Before I continue with this post, I’d like to thank Anker and their Testing Club for allowing me to have a PowerExtend 12 Strip testing sample for this post. As a disclaimer, Anker has sent me the PowerExtend 12 Strip free of charge. In return, I was to give them my honest feedback. Anker has not paid me for this review at all and does not have any copy approval. This post only contains my opinions and some specifications.
Anker Testing Club: https://community.anker.com/testing_club
This was the second product sample that I received from Anker in a while. But for context, 30 testers were allowed to receive a testing sample… out of 610 people… And I was actually surprised that they chose me to review it, and I’m still thankful that they chose me!
Anker PowerExtend Strip 12 (Not an Affiliate Link): https://www.amazon.com/dp/B089SPWMW8
Unboxing the PowerExtend 12 Strip is pretty simple. Inside the box, the first thing that I saw was the PowerExtend 12 Strip itself in a matte plastic sleeve with the paperwork at the bottom. I initially forgot about the paperwork because of that.
Some simple specs:
AC Input: 125 V AC, 60 Hz, 10 A
AC Output: 125 V AC, 60 Hz, 15 A, 1875 W
I do not know if this is 240 V compatible. I doubt that it is.
Surge Energy Protection: 4000 J x 2
Size: 11.5 x 4.5 x 1.2 inches / 29.3 x 11.3 x 3.0 cm
Cable Length: 6 ft / 1.8 m
This product does offer Anker’s 18-month warranty and up to $300,000 connected equipment warranty throughout the lifetime of the product. Not to mention Anker’s amazing customer service. I personally have contacted their customer service representatives many times, and still have not had a bad experience from them ever.
According to the Amazon page for this powerstrip, it does say that the shell of the powerstrip is fire resistant with a flash-point up to 1382°F due to the Flame-Retardant PC casing they used for this powerstrip.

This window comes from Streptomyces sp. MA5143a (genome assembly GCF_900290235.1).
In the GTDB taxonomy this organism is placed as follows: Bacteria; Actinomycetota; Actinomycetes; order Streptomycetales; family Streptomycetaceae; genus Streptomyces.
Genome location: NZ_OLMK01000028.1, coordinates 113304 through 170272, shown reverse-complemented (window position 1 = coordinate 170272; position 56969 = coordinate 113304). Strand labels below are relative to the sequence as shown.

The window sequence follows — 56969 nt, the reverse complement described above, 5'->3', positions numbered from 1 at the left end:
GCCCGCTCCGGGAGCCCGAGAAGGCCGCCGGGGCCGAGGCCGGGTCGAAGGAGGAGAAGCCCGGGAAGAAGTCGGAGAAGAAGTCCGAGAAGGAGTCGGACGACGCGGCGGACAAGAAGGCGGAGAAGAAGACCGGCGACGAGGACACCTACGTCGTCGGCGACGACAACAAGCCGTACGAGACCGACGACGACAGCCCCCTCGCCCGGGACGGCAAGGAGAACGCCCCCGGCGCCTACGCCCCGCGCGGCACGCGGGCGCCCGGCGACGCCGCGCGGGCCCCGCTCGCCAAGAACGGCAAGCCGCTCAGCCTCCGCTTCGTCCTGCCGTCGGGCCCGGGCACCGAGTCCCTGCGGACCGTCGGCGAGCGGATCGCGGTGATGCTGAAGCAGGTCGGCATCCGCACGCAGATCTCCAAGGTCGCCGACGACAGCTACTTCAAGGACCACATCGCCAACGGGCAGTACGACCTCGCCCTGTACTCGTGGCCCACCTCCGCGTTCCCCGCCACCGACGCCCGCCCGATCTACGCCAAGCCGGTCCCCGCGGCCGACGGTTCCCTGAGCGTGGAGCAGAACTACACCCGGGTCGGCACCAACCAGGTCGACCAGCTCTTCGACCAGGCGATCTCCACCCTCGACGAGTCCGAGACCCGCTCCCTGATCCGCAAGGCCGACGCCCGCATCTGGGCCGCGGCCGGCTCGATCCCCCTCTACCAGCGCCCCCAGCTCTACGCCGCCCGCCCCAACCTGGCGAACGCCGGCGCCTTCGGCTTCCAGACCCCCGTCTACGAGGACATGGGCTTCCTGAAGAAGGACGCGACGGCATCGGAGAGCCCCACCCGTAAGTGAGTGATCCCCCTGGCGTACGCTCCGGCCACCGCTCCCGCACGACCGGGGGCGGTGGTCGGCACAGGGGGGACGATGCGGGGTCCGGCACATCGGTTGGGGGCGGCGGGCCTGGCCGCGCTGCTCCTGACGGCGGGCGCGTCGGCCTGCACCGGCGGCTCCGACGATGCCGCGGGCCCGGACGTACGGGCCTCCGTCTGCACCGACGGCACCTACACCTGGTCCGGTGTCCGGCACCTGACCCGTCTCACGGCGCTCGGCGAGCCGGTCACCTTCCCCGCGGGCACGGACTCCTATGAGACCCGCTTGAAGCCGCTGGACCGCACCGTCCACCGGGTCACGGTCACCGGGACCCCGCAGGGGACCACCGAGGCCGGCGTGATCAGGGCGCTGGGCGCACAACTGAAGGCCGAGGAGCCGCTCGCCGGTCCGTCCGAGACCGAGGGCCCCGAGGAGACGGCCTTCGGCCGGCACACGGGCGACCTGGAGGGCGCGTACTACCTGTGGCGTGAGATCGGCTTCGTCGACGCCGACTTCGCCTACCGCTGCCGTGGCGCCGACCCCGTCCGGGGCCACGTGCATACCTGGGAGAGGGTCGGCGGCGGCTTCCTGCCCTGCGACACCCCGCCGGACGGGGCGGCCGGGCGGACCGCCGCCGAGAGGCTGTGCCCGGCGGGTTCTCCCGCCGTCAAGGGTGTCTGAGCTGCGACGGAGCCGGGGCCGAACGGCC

For context, the PowerExtend 12 Strip (the one for this post) is the top picture, and the PowerPort Strip (the older model) is the bottom picture.
Already, I love the aesthetic design of this newer model. The PowerExtend 12 Strip (top picture) has a much more sleek and flat design that is very appealing to me. For the PowerPort Strip (bottom picture), the oversized power switch is just not visibly appealing to me. Not to mention the more complicated design is just not my style. There are too many curves and the 6 outer AC ports have this weird rounded-edge that I don’t like. In this case, simple is better, and I’m so glad that the PowerExtend 12 Strip (top picture) has a much better design. In my opinion, the PowerExtend 12 Strip (top picture) really matches Anker’s overall design philosophy compared to the PowerPort Strip.
Overall construction is sturdy and strong, yet lightweight. The switch used for the PowerExtend 12 Strip is excellent with a very satisfying click. The strong and sturdy cord is delightfully heavy. The PC casing portion of the PowerExtend 12 Strip is a bit lighter than I’d like it, but the overall construction is very competent. The casing lacks any creaking or flex from cheaper power strips in the market. The casing is definitely strong enough for its intended use. The casing has a great design, from an aesthetic and a functionality perspective. And the casing has a matte-plastic feel that is very nice to touch